Has St George’s Walk become the epicentre of Croydon’s independent arts revival?


By - Thursday 18th June, 2015

Jonny Rose looks back on the year that St George’s Walk broke


Photo by Fluid4Sight. Used with permission.

As I write this, it is almost a year ago to the day that Andrew Dickinson could be found lamenting the state of St George’s Walk in these very pages:

“This should have been Park Place, a new retail and leisure hub [...] for people to enjoy a café culture lifestyle, and here it was after that aborted project: a bleak wind tunnel [...] There are unattractive, shuttered, or boarded-up shopfronts punctuated by an occasional fascia that hints that there is life behind the shutters during the day as an independent retailer struggles in an area of poor footfall to make ends meet.”

In one fell swoop, Andrew didn’t just capture the story of St George’s Walk – it was the story of ‘old Croydon’ as a whole.

What a difference a year has made

Since then, a whole host of changes have occurred in the “bleak wind tunnel” that is situated between the political chambers of Katharine Street and the retail core of the High Street.

In October of last year, Rise Gallery opened up a double-fronted premises kicking off with a Damien Hirst exhibition; suddenly Croydon was home to original Banksy pieces and sleepwalking artists. Rise’s owner Kevin Zuchowski-Morrison has been a breath of fresh air to the borough: a Croydonian by birth, he has brought fifteen years of experience as a globetrotting art dealer back with a mission to start an arts renaissance in the area.

Soon after opening Rise, Zuchowski-Morrison secured one hundred walls across Croydon that have now been turned over to a variety world-famous artists and muralists for commissioned work. The first indication of just how powerful and striking this act would be on Croydon’s psyche was the Femme Fierce takeover of St George’s Walk in February.

Kevin Zuchowski-Morrison, driving St George’s Walk’s arts scene.
Photo by Fluid4Sight, used with permission.

All City London is another new tenant in St George’s Walk. The graffiti shop and art gallery opened last month with an open-air DJ show and guests including X-Factor singing coach Ivy Chanel and model Luke Worral. Whilst All City is a notably less sophisticated proposition compared to the urbane airs of Rise, it represents another aspect of Croydon’s art renaissance: one that is grimy, accessible and DIY.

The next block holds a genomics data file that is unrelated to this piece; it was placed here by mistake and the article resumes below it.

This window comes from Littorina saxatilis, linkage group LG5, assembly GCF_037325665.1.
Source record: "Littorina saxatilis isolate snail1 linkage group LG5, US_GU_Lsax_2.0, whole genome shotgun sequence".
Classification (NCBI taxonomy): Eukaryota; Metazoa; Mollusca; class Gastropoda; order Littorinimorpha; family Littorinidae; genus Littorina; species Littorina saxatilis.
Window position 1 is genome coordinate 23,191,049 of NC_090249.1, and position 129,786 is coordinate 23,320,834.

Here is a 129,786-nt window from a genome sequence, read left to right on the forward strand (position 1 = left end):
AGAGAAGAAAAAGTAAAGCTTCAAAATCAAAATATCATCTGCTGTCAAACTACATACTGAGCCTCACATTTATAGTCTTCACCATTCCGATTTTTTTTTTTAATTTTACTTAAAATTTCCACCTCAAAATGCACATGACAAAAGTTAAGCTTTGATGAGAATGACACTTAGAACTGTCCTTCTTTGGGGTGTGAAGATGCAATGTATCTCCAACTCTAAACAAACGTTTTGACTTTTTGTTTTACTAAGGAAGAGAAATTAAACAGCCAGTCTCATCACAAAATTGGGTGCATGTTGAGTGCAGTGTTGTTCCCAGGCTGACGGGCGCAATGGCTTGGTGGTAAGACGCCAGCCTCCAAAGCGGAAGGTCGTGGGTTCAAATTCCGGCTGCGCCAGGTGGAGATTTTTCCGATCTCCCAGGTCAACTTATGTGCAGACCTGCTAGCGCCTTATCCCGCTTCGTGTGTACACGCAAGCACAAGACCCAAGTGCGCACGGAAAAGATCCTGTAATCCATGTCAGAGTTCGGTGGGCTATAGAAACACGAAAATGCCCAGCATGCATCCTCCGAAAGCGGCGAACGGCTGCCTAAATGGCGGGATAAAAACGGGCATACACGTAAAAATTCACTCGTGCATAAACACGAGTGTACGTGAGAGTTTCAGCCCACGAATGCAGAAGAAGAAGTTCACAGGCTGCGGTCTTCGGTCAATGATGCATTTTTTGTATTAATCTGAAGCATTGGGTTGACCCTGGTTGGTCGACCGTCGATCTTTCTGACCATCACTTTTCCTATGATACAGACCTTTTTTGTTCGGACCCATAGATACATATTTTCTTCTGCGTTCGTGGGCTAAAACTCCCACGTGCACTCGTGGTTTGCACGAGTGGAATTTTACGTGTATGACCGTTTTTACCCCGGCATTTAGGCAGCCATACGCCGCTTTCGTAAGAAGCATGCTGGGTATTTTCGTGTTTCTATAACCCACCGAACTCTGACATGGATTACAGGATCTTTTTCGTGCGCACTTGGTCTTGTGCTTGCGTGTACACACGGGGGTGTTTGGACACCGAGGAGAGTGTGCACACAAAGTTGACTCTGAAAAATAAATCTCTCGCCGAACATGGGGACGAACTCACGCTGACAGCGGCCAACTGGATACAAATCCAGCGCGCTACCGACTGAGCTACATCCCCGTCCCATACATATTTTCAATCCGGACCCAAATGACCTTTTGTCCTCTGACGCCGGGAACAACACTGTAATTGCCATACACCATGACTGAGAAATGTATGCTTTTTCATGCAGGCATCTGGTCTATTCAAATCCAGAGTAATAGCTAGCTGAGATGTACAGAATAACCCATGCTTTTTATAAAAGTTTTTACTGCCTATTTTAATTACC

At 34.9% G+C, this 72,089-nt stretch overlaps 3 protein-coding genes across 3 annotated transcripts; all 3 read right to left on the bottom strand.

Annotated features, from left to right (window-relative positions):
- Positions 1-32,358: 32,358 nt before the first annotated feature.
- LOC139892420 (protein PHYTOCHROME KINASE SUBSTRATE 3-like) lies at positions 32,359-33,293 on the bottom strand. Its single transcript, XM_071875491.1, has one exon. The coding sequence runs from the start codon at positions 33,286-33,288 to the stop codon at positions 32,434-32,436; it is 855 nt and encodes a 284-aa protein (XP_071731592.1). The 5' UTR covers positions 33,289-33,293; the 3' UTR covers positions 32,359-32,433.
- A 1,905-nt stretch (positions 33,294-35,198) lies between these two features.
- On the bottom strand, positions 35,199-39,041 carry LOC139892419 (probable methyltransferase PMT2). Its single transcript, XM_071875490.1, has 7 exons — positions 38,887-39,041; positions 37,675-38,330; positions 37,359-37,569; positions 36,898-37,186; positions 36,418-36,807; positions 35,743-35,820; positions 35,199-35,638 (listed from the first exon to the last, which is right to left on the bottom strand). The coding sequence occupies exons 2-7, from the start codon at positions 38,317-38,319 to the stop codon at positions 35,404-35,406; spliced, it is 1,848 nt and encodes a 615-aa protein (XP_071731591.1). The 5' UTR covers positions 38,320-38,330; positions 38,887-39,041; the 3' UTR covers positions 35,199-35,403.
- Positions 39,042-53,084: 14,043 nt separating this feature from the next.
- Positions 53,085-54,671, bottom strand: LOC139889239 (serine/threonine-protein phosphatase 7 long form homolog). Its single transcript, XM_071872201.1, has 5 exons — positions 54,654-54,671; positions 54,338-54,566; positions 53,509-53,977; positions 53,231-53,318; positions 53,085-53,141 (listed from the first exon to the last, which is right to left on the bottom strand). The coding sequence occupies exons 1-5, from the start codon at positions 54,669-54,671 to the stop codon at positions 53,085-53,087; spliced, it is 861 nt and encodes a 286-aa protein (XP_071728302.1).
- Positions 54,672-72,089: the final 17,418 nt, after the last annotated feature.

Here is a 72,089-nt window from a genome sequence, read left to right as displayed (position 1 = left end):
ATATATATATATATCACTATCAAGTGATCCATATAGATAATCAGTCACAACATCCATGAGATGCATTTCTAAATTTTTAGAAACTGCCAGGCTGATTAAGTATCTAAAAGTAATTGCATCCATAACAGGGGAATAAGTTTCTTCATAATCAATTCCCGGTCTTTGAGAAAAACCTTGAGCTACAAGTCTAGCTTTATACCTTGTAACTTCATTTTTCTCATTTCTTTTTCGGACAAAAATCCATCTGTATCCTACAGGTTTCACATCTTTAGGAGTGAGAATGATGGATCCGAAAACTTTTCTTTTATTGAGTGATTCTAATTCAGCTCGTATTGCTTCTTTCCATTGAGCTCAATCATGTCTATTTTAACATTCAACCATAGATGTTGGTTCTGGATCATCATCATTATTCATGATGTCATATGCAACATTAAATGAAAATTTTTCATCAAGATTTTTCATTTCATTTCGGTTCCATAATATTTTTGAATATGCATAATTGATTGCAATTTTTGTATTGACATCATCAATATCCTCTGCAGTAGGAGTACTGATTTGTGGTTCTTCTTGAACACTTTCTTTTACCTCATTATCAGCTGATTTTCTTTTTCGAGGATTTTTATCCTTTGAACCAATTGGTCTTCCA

St George’s Walk isn’t just seeing its once-vacant shops being filled with London’s creatives – the walkway will soon be teaming with life, too. As of this month, Croydon Street Eats will be running a weekly ‘Street Food meets Urban Art’ event on Friday between 12-3pm which promises “Street food. Art. Music. Vibes”. Far from an undesirable part of town, St George’s Walk is rapidly shaping up to be the destination of choice for Croydonians who want to treat their eyes, ears and bellies.

St George’s Walk: the epicentre of a wider Croydon arts renaissance?

The recent occurrences in St George’s Walk are typical of a borough that is currently experiencing the firstfruits of an arts revival.

In under a year, Croydon has gone from having no public art galleries to having three.

Alice Cretney and the Turf Projects team (a collective of local artists, filmmakers and architects who stage free art events and exhibitions around Croydon) have, over the past two years, laid the foundations for this community-up revival. The team has created public realm interventions, crowdfunded a documentary, and organises regular sketching jaunts. The beginning of 2015 saw them put on five exhibitions in Croydon and – wonderfully – May has seen Turf Projects open up a permanent home on Keeley Road.

A new home for Turf Projects.
Photo by @DracorumOrder, used with permission.

Hale Man has been the ‘artist-in-residence’ at the Whitgift Centre for the past year and has been instrumental in making the arts accessible to children, adults and even the elderly at Whitgift House. The Croydon School of Art under the direction of Timothy Strange has gone from strength to strength. Far from an exclusive academic institute, the campus has gone to great lengths to open up its space for local artists who aren’t students to host art exhibitions, lectures and workshops.